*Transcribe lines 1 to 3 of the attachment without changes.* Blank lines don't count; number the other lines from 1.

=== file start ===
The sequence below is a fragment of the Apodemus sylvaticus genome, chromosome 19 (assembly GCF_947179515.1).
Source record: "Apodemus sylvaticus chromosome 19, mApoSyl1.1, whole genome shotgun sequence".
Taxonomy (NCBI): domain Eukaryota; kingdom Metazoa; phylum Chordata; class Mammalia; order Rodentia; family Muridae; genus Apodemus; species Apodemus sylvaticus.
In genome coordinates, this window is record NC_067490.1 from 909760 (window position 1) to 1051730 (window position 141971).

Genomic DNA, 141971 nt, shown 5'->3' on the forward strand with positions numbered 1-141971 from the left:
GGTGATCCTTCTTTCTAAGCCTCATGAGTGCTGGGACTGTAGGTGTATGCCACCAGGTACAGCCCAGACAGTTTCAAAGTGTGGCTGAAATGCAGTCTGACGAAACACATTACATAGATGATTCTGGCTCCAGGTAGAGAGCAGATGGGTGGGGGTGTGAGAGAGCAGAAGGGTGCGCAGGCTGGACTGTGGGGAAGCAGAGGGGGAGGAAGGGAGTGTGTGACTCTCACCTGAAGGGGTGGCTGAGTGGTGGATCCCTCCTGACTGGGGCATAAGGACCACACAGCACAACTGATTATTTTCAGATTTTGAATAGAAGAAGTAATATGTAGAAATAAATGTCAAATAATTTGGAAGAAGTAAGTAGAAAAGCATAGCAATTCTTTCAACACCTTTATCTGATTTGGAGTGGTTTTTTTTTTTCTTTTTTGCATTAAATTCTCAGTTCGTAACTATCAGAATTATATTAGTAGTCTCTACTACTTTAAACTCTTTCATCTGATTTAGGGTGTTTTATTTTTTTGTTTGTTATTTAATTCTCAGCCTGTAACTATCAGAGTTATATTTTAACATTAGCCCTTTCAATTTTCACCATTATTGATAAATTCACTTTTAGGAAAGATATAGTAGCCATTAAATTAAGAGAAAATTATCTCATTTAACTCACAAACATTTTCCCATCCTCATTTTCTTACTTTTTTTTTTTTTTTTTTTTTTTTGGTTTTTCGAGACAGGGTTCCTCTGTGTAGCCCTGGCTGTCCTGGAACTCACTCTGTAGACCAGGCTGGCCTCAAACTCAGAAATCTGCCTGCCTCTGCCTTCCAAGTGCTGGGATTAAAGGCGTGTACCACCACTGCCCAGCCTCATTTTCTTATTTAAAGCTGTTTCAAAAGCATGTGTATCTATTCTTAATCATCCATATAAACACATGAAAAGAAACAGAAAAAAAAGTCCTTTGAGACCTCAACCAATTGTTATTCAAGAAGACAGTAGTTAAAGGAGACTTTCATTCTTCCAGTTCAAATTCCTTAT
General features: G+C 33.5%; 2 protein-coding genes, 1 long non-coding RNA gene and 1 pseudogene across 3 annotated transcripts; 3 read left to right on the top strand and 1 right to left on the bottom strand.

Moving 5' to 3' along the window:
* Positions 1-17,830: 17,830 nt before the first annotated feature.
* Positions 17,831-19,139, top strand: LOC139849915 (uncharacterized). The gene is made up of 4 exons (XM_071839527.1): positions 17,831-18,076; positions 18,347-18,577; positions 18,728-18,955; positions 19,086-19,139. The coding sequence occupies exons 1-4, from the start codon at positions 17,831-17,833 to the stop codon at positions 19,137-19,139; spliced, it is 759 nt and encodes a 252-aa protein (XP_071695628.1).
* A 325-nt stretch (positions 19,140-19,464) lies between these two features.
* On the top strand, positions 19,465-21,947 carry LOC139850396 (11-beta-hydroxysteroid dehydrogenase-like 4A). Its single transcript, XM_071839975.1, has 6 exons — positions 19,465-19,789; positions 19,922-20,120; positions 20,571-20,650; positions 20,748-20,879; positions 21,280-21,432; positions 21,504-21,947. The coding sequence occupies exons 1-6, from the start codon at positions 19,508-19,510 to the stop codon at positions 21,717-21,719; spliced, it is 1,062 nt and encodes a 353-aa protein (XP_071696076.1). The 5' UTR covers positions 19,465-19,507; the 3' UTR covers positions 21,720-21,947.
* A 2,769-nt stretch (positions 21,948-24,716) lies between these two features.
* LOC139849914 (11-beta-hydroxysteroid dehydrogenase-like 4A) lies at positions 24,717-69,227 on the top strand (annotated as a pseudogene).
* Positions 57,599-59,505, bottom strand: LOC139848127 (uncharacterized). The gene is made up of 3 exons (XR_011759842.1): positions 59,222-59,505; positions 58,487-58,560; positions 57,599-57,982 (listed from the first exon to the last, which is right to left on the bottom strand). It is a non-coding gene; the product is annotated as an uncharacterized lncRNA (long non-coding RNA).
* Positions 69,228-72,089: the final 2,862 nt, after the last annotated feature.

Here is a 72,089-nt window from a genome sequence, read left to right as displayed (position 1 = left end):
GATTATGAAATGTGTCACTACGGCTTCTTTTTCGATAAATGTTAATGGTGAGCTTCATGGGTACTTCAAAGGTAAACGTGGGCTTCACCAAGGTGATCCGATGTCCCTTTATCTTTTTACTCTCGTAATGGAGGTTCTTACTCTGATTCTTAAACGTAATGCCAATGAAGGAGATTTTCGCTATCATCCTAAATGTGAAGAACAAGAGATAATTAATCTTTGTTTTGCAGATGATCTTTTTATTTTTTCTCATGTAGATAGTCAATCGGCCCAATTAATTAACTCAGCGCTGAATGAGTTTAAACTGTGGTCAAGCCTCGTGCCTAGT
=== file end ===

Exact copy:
The sequence below is a fragment of the Apodemus sylvaticus genome, chromosome 19 (assembly GCF_947179515.1).
Source record: "Apodemus sylvaticus chromosome 19, mApoSyl1.1, whole genome shotgun sequence".
Taxonomy (NCBI): domain Eukaryota; kingdom Metazoa; phylum Chordata; class Mammalia; order Rodentia; family Muridae; genus Apodemus; species Apodemus sylvaticus.